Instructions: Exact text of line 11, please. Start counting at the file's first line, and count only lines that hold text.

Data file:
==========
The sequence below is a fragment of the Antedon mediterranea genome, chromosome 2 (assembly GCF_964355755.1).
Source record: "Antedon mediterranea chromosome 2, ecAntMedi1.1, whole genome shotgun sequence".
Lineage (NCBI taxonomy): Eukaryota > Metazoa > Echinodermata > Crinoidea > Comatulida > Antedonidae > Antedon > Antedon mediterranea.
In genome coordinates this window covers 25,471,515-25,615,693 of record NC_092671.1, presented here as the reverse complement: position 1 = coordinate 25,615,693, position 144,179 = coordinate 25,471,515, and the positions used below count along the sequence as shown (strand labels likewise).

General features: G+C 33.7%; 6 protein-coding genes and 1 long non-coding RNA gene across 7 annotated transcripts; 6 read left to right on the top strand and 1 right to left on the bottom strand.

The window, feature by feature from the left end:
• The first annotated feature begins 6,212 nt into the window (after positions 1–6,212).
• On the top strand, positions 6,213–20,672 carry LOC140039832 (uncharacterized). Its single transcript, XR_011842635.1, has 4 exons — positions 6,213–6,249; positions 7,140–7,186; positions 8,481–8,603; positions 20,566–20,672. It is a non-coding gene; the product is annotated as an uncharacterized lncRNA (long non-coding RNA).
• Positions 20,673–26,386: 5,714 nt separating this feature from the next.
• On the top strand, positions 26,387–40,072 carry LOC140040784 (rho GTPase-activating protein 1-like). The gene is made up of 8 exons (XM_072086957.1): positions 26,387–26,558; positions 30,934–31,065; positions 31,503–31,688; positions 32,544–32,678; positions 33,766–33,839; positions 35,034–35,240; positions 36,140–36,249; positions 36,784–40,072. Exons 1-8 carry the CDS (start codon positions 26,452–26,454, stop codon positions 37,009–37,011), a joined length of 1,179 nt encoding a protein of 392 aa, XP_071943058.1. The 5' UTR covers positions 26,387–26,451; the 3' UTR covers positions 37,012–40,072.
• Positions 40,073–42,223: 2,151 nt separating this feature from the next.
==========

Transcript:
• Positions 40,073–42,223: 2,151 nt separating this feature from the next.